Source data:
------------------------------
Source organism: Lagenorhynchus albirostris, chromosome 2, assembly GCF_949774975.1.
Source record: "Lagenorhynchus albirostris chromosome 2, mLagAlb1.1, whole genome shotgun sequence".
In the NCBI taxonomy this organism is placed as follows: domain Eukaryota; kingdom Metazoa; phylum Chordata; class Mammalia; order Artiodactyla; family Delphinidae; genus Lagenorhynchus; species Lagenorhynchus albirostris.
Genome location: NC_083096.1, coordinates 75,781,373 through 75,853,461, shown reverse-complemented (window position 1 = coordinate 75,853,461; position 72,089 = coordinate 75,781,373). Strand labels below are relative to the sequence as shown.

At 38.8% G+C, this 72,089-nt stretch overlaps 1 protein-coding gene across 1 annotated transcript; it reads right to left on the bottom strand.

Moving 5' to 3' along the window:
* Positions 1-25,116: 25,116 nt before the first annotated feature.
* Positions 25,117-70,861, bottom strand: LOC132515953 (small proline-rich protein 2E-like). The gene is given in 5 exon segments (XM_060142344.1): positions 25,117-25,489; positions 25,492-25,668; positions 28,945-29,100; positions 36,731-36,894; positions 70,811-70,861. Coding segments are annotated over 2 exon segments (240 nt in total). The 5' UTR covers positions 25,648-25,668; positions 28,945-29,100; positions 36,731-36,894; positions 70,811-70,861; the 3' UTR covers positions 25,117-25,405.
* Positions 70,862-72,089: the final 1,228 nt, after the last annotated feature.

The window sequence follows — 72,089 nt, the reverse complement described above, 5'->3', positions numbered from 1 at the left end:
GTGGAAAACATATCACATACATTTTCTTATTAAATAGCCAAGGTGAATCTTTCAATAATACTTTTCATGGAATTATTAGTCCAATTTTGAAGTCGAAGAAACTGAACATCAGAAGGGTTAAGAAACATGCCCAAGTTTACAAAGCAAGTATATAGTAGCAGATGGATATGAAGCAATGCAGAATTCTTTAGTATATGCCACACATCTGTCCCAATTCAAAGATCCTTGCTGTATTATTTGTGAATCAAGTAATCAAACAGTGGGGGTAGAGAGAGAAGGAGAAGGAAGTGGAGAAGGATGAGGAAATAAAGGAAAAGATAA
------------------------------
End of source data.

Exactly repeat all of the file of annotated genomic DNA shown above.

Source organism: Lagenorhynchus albirostris, chromosome 2, assembly GCF_949774975.1.
Source record: "Lagenorhynchus albirostris chromosome 2, mLagAlb1.1, whole genome shotgun sequence".
In the NCBI taxonomy this organism is placed as follows: domain Eukaryota; kingdom Metazoa; phylum Chordata; class Mammalia; order Artiodactyla; family Delphinidae; genus Lagenorhynchus; species Lagenorhynchus albirostris.
Genome location: NC_083096.1, coordinates 75,781,373 through 75,853,461, shown reverse-complemented (window position 1 = coordinate 75,853,461; position 72,089 = coordinate 75,781,373). Strand labels below are relative to the sequence as shown.

At 38.8% G+C, this 72,089-nt stretch overlaps 1 protein-coding gene across 1 annotated transcript; it reads right to left on the bottom strand.

Moving 5' to 3' along the window:
* Positions 1-25,116: 25,116 nt before the first annotated feature.
* Positions 25,117-70,861, bottom strand: LOC132515953 (small proline-rich protein 2E-like). The gene is given in 5 exon segments (XM_060142344.1): positions 25,117-25,489; positions 25,492-25,668; positions 28,945-29,100; positions 36,731-36,894; positions 70,811-70,861. Coding segments are annotated over 2 exon segments (240 nt in total). The 5' UTR covers positions 25,648-25,668; positions 28,945-29,100; positions 36,731-36,894; positions 70,811-70,861; the 3' UTR covers positions 25,117-25,405.
* Positions 70,862-72,089: the final 1,228 nt, after the last annotated feature.

The window sequence follows — 72,089 nt, the reverse complement described above, 5'->3', positions numbered from 1 at the left end:
GTGGAAAACATATCACATACATTTTCTTATTAAATAGCCAAGGTGAATCTTTCAATAATACTTTTCATGGAATTATTAGTCCAATTTTGAAGTCGAAGAAACTGAACATCAGAAGGGTTAAGAAACATGCCCAAGTTTACAAAGCAAGTATATAGTAGCAGATGGATATGAAGCAATGCAGAATTCTTTAGTATATGCCACACATCTGTCCCAATTCAAAGATCCTTGCTGTATTATTTGTGAATCAAGTAATCAAACAGTGGGGGTAGAGAGAGAAGGAGAAGGAAGTGGAGAAGGATGAGGAAATAAAGGAAAAGATAA